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Some estates in Singapore have to contend with the problem of vandalism. The vandalism could range from childish drawings on walls to hardcore nails or screws in car tyres.

About a year ago, it was reported that a condominium in the west had a vandal who went around puncturing the residents’ car tyres with screws. There were other acts of vandalism like headlights being smashed, scratches on the body work and glue on car bonnets. In some other condominiums, paint could be splashed on cars and the car keyholes filled with hardened cement. The list is endless.

Who are these vandals and what motivated them to do what they did? Most of the time, it is the work of some mischievous children. In such an instance, the damage is normally quite mild. Sometimes bad blood between neighbours can degenerate into vandalism. Even jostles for power in Management Councils could result in one party vandalising the other party’s property. The latter situation is one when the vandalism act is most damaging.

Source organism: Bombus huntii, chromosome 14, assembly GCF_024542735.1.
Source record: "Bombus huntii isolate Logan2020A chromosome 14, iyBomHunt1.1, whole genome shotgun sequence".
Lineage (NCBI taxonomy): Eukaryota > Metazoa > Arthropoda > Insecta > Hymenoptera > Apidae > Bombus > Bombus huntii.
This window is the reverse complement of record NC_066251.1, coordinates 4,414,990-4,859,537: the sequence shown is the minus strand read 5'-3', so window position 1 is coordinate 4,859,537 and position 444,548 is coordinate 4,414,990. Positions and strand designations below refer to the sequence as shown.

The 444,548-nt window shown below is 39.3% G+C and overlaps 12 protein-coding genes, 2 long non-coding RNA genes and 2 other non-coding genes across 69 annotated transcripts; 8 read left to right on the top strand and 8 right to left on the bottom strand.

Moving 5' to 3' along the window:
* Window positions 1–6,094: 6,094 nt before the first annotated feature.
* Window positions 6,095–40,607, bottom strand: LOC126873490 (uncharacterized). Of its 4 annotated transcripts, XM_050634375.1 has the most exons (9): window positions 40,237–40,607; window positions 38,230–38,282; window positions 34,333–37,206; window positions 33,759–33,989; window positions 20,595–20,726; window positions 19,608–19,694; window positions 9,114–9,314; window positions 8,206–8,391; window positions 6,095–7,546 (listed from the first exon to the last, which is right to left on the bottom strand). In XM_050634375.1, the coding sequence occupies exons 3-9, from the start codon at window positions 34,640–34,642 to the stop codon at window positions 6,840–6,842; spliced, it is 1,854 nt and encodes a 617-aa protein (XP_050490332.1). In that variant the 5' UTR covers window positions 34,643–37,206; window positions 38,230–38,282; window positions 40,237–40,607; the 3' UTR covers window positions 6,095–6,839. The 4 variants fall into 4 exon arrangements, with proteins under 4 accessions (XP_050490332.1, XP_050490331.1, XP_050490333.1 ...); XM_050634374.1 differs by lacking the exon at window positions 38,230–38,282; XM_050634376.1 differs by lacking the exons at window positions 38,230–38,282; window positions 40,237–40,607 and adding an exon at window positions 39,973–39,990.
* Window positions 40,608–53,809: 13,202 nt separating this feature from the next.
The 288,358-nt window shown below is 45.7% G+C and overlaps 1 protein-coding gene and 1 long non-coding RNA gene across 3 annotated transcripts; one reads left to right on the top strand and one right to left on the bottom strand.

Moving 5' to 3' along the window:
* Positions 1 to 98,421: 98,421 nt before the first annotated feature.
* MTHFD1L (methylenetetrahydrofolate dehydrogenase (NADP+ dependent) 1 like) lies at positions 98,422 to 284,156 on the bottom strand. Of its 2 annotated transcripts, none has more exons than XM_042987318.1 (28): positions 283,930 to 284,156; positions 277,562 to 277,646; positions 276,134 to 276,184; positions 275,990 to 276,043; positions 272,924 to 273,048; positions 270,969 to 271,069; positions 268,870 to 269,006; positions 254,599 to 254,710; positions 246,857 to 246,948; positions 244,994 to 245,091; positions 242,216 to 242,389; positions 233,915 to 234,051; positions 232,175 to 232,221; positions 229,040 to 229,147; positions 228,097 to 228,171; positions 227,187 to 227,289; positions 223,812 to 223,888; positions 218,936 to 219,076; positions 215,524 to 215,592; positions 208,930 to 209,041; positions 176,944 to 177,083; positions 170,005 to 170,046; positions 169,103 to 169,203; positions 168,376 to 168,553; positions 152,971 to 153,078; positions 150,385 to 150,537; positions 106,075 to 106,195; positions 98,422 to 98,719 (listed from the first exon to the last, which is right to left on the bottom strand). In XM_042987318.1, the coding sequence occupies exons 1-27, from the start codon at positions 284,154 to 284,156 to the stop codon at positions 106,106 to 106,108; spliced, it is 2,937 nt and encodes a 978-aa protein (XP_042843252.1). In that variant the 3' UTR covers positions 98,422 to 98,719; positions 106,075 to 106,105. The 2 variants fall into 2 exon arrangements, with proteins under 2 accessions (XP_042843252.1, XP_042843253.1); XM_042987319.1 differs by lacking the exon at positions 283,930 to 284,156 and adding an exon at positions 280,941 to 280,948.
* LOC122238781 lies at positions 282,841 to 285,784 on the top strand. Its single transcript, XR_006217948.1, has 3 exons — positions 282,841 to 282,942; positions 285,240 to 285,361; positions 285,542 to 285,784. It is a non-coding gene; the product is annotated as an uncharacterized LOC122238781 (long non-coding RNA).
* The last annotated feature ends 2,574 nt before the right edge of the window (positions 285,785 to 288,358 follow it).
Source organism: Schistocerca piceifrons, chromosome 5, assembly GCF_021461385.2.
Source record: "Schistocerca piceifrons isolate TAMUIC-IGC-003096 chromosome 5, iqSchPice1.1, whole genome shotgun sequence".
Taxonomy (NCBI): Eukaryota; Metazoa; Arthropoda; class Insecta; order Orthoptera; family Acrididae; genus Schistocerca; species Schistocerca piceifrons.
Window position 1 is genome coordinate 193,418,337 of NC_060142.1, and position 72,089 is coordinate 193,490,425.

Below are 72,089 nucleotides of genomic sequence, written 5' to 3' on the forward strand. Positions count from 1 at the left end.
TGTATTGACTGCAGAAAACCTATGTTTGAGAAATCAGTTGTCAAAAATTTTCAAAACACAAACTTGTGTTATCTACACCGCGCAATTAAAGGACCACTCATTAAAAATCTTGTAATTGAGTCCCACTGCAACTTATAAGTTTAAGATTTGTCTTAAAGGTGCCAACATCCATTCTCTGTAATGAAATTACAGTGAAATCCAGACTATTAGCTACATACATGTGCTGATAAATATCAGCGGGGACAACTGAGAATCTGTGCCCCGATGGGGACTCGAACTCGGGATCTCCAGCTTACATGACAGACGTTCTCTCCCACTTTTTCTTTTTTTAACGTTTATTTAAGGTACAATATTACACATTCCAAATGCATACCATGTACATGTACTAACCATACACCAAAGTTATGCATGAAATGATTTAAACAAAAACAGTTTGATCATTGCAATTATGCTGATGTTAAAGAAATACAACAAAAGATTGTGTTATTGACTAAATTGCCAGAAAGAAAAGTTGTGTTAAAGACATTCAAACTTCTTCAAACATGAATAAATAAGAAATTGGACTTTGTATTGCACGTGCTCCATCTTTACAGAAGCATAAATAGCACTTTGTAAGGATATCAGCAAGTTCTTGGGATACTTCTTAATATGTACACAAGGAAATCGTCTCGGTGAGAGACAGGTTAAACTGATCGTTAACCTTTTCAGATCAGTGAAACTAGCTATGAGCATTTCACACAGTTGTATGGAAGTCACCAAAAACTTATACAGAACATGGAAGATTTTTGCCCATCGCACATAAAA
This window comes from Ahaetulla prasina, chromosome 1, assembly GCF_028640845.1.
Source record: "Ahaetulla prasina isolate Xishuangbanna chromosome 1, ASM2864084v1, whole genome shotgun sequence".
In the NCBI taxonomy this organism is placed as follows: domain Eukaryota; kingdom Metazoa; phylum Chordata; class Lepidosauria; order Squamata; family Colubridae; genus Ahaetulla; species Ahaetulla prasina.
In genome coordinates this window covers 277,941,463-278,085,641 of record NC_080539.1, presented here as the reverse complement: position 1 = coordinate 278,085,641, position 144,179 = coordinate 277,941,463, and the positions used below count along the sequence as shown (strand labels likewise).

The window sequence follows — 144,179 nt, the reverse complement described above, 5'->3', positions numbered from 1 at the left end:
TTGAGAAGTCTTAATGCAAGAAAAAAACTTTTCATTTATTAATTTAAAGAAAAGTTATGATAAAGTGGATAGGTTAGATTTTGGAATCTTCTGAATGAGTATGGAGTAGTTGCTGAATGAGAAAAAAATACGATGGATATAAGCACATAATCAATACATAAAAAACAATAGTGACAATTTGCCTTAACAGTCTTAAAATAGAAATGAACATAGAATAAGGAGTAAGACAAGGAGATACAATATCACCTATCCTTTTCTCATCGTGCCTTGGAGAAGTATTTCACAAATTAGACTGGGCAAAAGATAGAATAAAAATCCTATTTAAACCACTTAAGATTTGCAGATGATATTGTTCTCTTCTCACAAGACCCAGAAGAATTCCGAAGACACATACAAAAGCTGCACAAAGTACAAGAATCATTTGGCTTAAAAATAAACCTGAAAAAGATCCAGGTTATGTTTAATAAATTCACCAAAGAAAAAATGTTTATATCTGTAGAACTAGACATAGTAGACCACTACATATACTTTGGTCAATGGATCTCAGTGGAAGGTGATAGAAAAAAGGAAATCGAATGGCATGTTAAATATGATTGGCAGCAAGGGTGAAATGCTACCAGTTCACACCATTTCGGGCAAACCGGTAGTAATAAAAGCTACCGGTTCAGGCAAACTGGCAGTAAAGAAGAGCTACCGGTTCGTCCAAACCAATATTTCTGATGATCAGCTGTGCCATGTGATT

Most of the time, estates would report the matter to the Police and hope that they are able to trace who the vandal is. But without hard evidence, it is not easy to catch the culprit. Thus, many Councils install CCTVs in the hope that the CCTVs would be able to capture the act of vandalism as evidence. But that has limitations. Most of the CCTVs can only target at main areas. Areas like the space between cars at the car park cannot be captured. A smart vandal normally would study the CCTV layout first before taking action. CCTV implementation is costly and may not be 100% effective. However, it does offer some historical help if the vandalism so happens to be at areas the CCTV was covering.

Harmonious relationships between residents would go a long way to minimise, if not prevent such vandalism from happening. Thus, Councils should pay more attention to creating a harmonious living environment in their estates.

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